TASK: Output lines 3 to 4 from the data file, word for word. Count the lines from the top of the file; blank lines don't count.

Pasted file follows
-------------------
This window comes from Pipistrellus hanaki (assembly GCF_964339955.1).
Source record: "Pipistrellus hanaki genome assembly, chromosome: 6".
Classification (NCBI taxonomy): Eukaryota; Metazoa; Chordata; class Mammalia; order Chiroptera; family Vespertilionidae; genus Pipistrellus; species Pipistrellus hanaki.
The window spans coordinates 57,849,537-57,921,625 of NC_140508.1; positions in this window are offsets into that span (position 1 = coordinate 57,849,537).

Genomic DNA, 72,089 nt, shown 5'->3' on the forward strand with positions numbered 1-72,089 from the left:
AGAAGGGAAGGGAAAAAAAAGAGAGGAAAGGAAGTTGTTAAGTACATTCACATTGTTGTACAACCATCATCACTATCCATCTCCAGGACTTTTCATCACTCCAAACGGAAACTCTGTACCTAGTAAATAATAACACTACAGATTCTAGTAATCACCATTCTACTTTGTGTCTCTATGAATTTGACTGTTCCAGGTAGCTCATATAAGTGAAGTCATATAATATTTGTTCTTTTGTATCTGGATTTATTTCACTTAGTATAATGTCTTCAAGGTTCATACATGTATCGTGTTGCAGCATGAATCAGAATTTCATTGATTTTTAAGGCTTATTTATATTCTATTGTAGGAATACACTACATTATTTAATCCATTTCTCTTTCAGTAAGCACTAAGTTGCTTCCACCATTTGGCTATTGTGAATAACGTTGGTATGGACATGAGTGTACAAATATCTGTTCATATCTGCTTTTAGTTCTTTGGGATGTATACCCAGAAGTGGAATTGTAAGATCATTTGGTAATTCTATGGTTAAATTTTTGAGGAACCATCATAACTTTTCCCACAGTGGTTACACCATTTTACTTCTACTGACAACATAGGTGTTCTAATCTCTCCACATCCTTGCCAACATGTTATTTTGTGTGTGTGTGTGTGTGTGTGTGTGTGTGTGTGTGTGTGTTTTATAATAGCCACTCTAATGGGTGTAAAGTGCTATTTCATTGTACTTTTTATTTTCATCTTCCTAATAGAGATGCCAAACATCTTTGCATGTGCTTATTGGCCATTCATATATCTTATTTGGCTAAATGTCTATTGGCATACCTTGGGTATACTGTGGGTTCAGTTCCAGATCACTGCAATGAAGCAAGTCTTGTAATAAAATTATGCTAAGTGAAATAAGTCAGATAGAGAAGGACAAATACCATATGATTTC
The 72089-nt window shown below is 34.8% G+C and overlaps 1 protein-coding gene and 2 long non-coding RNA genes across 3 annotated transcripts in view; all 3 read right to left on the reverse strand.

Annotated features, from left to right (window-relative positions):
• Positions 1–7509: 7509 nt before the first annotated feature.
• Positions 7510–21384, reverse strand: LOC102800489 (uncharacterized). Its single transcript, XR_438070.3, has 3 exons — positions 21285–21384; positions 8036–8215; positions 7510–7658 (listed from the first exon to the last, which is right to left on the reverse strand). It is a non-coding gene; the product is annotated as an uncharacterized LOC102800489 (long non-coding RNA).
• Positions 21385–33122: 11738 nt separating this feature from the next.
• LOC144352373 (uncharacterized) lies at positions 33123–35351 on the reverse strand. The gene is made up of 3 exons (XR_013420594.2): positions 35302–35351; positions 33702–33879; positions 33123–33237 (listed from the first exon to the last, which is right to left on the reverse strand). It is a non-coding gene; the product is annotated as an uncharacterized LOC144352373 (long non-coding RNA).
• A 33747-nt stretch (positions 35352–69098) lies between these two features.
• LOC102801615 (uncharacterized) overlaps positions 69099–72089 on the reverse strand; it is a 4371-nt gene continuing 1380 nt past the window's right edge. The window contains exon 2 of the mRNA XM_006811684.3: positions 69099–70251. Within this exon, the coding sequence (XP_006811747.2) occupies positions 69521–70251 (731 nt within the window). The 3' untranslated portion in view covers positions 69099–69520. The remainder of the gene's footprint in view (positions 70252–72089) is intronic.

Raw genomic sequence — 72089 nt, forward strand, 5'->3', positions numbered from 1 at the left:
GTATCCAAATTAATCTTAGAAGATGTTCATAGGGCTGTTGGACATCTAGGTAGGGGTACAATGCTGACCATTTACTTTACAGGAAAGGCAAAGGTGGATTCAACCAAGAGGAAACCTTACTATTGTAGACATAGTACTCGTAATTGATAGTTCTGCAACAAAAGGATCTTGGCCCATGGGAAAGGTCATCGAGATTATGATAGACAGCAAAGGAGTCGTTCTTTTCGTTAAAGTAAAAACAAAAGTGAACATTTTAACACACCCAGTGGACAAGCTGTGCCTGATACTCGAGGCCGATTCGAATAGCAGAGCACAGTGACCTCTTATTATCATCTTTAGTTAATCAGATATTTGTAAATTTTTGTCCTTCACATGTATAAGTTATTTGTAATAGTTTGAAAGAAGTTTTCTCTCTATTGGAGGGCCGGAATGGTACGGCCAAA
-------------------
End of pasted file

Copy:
Classification (NCBI taxonomy): Eukaryota; Metazoa; Chordata; class Mammalia; order Chiroptera; family Vespertilionidae; genus Pipistrellus; species Pipistrellus hanaki.
The window spans coordinates 57,849,537-57,921,625 of NC_140508.1; positions in this window are offsets into that span (position 1 = coordinate 57,849,537).